All sorts of contractual provisions impose obligations on the parties and their respective affiliates. But if you sign up for an obligation that covers your affiliates, is it limited to those who were affiliates at the time of the contract, or are persons and entities that subsequently become affiliates covered as well? This Weil blog reports on a recent Chancery Court decision that addressed that issue. Here’s the intro:
When is a person’s status as an “affiliate” determined—when the contract restricting an affiliate’s activities is entered into, or at the time an alleged violation of the contractual restriction occurs? Stated differently, can a contracting party become responsible for an alleged violation of a contract restricting a party and “its affiliates” by the actions of a person after it becomes an affiliate, even though it was not an affiliate when the contract was entered into? According to a recent Delaware Court of Chancery decision, Symbiont.IO, Inc. v. Ipreo Holdings, LLC, 2021 WL 3575709 (Del. Ch. Aug. 13, 2021), the answer, at least in the context of a non-competition provision contained in a joint venture agreement, is that a person’s status as an affiliate is generally measured at the time of the alleged breach.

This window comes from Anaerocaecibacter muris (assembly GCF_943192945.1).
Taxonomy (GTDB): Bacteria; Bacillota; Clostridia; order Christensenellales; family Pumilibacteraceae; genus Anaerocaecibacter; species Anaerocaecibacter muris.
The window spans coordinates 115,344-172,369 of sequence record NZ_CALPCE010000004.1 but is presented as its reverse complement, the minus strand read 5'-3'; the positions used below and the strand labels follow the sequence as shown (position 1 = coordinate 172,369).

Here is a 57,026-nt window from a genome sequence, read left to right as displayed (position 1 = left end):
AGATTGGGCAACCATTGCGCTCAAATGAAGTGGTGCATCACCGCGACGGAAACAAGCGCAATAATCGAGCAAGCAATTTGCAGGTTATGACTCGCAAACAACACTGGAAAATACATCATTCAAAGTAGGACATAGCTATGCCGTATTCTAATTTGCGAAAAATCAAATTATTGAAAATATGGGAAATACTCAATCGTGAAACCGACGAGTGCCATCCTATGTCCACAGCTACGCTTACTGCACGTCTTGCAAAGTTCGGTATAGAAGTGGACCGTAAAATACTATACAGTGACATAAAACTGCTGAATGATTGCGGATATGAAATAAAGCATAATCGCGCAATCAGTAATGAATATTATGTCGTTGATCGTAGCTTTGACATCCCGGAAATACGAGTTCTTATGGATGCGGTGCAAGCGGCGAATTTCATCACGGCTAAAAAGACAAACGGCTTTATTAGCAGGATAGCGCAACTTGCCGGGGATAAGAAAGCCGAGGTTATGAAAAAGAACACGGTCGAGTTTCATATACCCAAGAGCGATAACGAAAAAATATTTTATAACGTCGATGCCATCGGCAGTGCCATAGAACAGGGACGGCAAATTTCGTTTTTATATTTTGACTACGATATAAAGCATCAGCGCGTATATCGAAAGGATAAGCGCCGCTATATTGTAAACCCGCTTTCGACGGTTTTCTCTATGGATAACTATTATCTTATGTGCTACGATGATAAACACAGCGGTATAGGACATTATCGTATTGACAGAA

The blog goes on to explain that this means that if a party agrees to restrictions that will apply to its affiliates actions, it becomes responsible for an affiliate’s violation of those restrictions, even if the contracting party has no control over that affiliate but is instead controlled by it. In the case of a non-compete, it also doesn’t matter if the affiliate is just conducting its business as usual and was not itself bound by the non-competition agreement.
– John Jenkins